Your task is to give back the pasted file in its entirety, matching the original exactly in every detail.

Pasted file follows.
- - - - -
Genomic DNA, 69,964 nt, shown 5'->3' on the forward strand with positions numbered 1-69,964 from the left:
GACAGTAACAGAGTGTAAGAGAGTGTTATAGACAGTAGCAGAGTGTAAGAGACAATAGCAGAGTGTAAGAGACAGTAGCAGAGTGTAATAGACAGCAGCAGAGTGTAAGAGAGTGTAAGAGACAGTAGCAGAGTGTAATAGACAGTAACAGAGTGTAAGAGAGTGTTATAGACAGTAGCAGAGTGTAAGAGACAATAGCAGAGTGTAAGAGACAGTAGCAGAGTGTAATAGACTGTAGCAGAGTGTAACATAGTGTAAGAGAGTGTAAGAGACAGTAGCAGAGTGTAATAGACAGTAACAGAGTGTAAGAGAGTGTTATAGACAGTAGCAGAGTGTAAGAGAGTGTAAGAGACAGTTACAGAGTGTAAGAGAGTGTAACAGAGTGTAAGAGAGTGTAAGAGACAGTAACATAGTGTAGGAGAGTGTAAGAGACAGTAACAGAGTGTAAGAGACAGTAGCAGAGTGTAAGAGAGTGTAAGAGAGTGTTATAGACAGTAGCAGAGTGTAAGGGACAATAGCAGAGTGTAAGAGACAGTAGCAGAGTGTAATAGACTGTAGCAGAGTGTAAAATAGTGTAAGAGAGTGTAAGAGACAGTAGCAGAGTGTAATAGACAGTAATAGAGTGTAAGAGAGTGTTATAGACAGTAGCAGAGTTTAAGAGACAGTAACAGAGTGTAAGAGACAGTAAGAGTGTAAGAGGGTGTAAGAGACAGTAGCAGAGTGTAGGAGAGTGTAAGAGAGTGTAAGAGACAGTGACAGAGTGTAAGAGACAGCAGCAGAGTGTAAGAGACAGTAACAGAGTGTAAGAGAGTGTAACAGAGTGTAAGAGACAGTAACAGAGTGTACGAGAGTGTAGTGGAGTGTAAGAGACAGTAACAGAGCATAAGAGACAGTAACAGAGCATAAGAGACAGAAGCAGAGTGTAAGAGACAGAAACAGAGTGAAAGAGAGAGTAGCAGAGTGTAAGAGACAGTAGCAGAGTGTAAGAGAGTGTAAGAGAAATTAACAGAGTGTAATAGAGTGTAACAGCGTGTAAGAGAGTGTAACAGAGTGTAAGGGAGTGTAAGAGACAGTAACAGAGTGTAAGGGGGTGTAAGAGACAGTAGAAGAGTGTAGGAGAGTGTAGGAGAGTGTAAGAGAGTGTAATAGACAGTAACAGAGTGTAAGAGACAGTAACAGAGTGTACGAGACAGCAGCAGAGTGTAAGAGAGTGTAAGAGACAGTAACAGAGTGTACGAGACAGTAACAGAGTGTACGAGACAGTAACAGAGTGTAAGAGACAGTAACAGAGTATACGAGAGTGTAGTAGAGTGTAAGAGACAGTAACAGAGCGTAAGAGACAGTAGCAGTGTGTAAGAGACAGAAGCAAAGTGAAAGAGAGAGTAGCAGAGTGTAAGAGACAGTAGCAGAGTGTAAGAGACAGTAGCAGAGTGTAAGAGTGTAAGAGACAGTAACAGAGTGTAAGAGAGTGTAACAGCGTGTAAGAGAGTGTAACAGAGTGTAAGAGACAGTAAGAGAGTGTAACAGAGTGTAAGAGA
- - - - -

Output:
Genomic DNA, 69,964 nt, shown 5'->3' on the forward strand with positions numbered 1-69,964 from the left:
GACAGTAACAGAGTGTAAGAGAGTGTTATAGACAGTAGCAGAGTGTAAGAGACAATAGCAGAGTGTAAGAGACAGTAGCAGAGTGTAATAGACAGCAGCAGAGTGTAAGAGAGTGTAAGAGACAGTAGCAGAGTGTAATAGACAGTAACAGAGTGTAAGAGAGTGTTATAGACAGTAGCAGAGTGTAAGAGACAATAGCAGAGTGTAAGAGACAGTAGCAGAGTGTAATAGACTGTAGCAGAGTGTAACATAGTGTAAGAGAGTGTAAGAGACAGTAGCAGAGTGTAATAGACAGTAACAGAGTGTAAGAGAGTGTTATAGACAGTAGCAGAGTGTAAGAGAGTGTAAGAGACAGTTACAGAGTGTAAGAGAGTGTAACAGAGTGTAAGAGAGTGTAAGAGACAGTAACATAGTGTAGGAGAGTGTAAGAGACAGTAACAGAGTGTAAGAGACAGTAGCAGAGTGTAAGAGAGTGTAAGAGAGTGTTATAGACAGTAGCAGAGTGTAAGGGACAATAGCAGAGTGTAAGAGACAGTAGCAGAGTGTAATAGACTGTAGCAGAGTGTAAAATAGTGTAAGAGAGTGTAAGAGACAGTAGCAGAGTGTAATAGACAGTAATAGAGTGTAAGAGAGTGTTATAGACAGTAGCAGAGTTTAAGAGACAGTAACAGAGTGTAAGAGACAGTAAGAGTGTAAGAGGGTGTAAGAGACAGTAGCAGAGTGTAGGAGAGTGTAAGAGAGTGTAAGAGACAGTGACAGAGTGTAAGAGACAGCAGCAGAGTGTAAGAGACAGTAACAGAGTGTAAGAGAGTGTAACAGAGTGTAAGAGACAGTAACAGAGTGTACGAGAGTGTAGTGGAGTGTAAGAGACAGTAACAGAGCATAAGAGACAGTAACAGAGCATAAGAGACAGAAGCAGAGTGTAAGAGACAGAAACAGAGTGAAAGAGAGAGTAGCAGAGTGTAAGAGACAGTAGCAGAGTGTAAGAGAGTGTAAGAGAAATTAACAGAGTGTAATAGAGTGTAACAGCGTGTAAGAGAGTGTAACAGAGTGTAAGGGAGTGTAAGAGACAGTAACAGAGTGTAAGGGGGTGTAAGAGACAGTAGAAGAGTGTAGGAGAGTGTAGGAGAGTGTAAGAGAGTGTAATAGACAGTAACAGAGTGTAAGAGACAGTAACAGAGTGTACGAGACAGCAGCAGAGTGTAAGAGAGTGTAAGAGACAGTAACAGAGTGTACGAGACAGTAACAGAGTGTACGAGACAGTAACAGAGTGTAAGAGACAGTAACAGAGTATACGAGAGTGTAGTAGAGTGTAAGAGACAGTAACAGAGCGTAAGAGACAGTAGCAGTGTGTAAGAGACAGAAGCAAAGTGAAAGAGAGAGTAGCAGAGTGTAAGAGACAGTAGCAGAGTGTAAGAGACAGTAGCAGAGTGTAAGAGTGTAAGAGACAGTAACAGAGTGTAAGAGAGTGTAACAGCGTGTAAGAGAGTGTAACAGAGTGTAAGAGACAGTAAGAGAGTGTAACAGAGTGTAAGAGA